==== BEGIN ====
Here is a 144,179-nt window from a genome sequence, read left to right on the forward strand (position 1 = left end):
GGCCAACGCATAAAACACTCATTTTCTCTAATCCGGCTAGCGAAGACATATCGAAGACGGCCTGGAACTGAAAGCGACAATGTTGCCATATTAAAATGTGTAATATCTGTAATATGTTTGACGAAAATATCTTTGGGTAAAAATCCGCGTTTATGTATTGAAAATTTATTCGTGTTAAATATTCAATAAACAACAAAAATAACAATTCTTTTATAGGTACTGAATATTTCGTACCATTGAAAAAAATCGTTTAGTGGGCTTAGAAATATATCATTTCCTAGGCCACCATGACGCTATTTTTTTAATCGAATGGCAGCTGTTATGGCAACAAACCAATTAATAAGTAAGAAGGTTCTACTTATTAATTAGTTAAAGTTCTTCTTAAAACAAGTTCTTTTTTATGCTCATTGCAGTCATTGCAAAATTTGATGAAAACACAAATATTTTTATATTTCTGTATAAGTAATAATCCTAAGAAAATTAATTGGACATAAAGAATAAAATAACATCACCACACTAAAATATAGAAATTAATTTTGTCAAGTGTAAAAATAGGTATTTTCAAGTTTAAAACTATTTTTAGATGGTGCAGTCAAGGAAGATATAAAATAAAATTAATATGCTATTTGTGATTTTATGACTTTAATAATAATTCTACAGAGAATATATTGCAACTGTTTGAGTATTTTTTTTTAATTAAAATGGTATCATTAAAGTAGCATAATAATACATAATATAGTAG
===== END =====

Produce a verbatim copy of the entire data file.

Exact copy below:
Here is a 144,179-nt window from a genome sequence, read left to right on the forward strand (position 1 = left end):
GGCCAACGCATAAAACACTCATTTTCTCTAATCCGGCTAGCGAAGACATATCGAAGACGGCCTGGAACTGAAAGCGACAATGTTGCCATATTAAAATGTGTAATATCTGTAATATGTTTGACGAAAATATCTTTGGGTAAAAATCCGCGTTTATGTATTGAAAATTTATTCGTGTTAAATATTCAATAAACAACAAAAATAACAATTCTTTTATAGGTACTGAATATTTCGTACCATTGAAAAAAATCGTTTAGTGGGCTTAGAAATATATCATTTCCTAGGCCACCATGACGCTATTTTTTTAATCGAATGGCAGCTGTTATGGCAACAAACCAATTAATAAGTAAGAAGGTTCTACTTATTAATTAGTTAAAGTTCTTCTTAAAACAAGTTCTTTTTTATGCTCATTGCAGTCATTGCAAAATTTGATGAAAACACAAATATTTTTATATTTCTGTATAAGTAATAATCCTAAGAAAATTAATTGGACATAAAGAATAAAATAACATCACCACACTAAAATATAGAAATTAATTTTGTCAAGTGTAAAAATAGGTATTTTCAAGTTTAAAACTATTTTTAGATGGTGCAGTCAAGGAAGATATAAAATAAAATTAATATGCTATTTGTGATTTTATGACTTTAATAATAATTCTACAGAGAATATATTGCAACTGTTTGAGTATTTTTTTTTAATTAAAATGGTATCATTAAAGTAGCATAATAATACATAATATAGTAG